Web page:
Invisible Cities

When 24 Jun 2010 - 17 Jul 2010
Where Aicon Gallery
35 Great Jones Street
New York, NY 10012
United States
Enquiry 212-614-3068

June 24 – July 27 2010

Press Release:

Featuring Devang Anglay, Jayashree Chakravarty, Dilip Chobisa, Pooja Iranna, Damon Kowarsky, M. Pravat, Gigi Scaria, Sanjay Sundaran and Mahreen Zuberi.

Opening Reception: Thursday 24 June, 6:00pm – 9:00pm

Aicon Gallery New York is delighted to present INVISIBLE CITIES, a group exhibition featuring selected work from a host of international artists. This exhibition takes its inspirational cue from legendary writer Italo Calvino’s novella “Invisible Cities”, substituting India for Calvino’s Venice. The Invisible Cities exhibition explores the conceptual aspect of motherland, from within and without.

Calvino’s “Invisible Cities” imagines a number of fictional encounters between Marco Polo and Kublai Khan, at the Mongol ruler’s court. Polo is expected to offer field reports on the cities within Khan’s vast empire as the latter attempts to work out why his empire is crumbling. Polo, who cannot speak the court’s language, only expresses himself by “drawing objects from his baggage – drums, salt fish, necklaces or warthogs’ teeth – pointing to them with gestures…”. Gradually he replaces these with words in order to describe the cities. The stories fill the book describing cities in various categories such as ‘Hidden Cities’, ‘Continuous Cities’, ‘Cities and the Sky’, ‘Cities and Names’. We hear of Maurilia, Esmerelda, Berenice, Laudomia; of unjust cities, of cities being continually constructed, of cities suspended in the heavens. Ultimately Khan, like the reader, grows suspicious of the factuality of these tales – and in the end Khan realizes that Polo is continuously returning to one city, the one from he himself hails: Venice. Polo cannot escape conceiving of any city without perpetually returning to his own.

Rather than population statistics, historical events and important buildings, Calvino suggests that origins, memory, projection, fiction and desire all play constitutive roles in the ways in which one imagines a city. “The city,” describes exhibiting artist Damon Kowarsky, “(is) something built out of the collective works and dreams of all (its) inhabitants.” Throughout the book, words both fail Polo, and also fail to satisfy Khan. Calvino suggests that words block the unmediated perception of the world – the more Polo says, the more obtuse he becomes.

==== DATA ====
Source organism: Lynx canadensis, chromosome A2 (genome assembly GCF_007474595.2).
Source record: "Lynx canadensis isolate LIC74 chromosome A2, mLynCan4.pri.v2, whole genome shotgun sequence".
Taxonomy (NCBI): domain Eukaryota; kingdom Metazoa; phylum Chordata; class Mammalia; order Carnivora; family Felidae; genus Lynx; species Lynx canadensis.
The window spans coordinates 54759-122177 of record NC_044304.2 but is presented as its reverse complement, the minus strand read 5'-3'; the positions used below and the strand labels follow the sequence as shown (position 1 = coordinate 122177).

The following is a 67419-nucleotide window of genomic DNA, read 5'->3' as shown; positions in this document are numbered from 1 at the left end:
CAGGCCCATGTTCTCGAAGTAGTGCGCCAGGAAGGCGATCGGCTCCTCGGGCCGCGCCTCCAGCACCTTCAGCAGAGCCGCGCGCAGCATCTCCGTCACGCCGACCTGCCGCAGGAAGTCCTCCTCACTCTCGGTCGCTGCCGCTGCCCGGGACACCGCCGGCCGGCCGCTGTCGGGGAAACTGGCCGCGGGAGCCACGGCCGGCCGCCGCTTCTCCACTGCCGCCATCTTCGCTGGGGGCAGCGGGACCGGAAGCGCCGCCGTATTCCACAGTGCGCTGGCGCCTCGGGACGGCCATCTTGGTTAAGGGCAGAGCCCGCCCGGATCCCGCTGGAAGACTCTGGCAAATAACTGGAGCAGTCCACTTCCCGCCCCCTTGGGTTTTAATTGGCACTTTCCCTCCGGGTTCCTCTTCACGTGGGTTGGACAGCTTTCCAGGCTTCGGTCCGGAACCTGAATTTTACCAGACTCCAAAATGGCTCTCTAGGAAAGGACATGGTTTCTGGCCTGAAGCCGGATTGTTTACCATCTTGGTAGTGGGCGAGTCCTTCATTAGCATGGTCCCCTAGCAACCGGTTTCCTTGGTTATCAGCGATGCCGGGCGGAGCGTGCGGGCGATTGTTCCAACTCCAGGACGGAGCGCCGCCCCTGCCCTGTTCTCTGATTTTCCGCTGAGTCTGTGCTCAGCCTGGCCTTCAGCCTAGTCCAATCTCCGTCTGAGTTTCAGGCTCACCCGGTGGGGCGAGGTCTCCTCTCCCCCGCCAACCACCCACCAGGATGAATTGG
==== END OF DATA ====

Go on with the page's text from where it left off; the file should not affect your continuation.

This exhibition starts off by asking: how do artists think about India – a nation often described as being beyond simple definition, always open to the Orientalist gaze of travelers such as Marco Polo? Can one only see cities through one’s own cultural origins? Can one only describe cities partially or through metaphor? How do artists subvert the closure of travel guides’ inert descriptions? How might the city, and in particular the city outside the West, be imagined and described without falling into the traps of convention? Might drawings or objects (“drums, salt fish, necklaces…”) be a better starting point?

INVISIBLE CITIES explores these notions through a variety of media, created by artists of both South Asian and European extraction, featuring video installation by Gigi Scaria; works on canvas by Jayashree Chakravarty and Sanjay Sundram; etchings by Damon Kowarsky; mixed media work by Devang Anglay, M. Pravat and Dilip Chobisa; sculpture by Pooja Iranna; and digital works on paper by Mahreen Zuberi.

For more information please click here.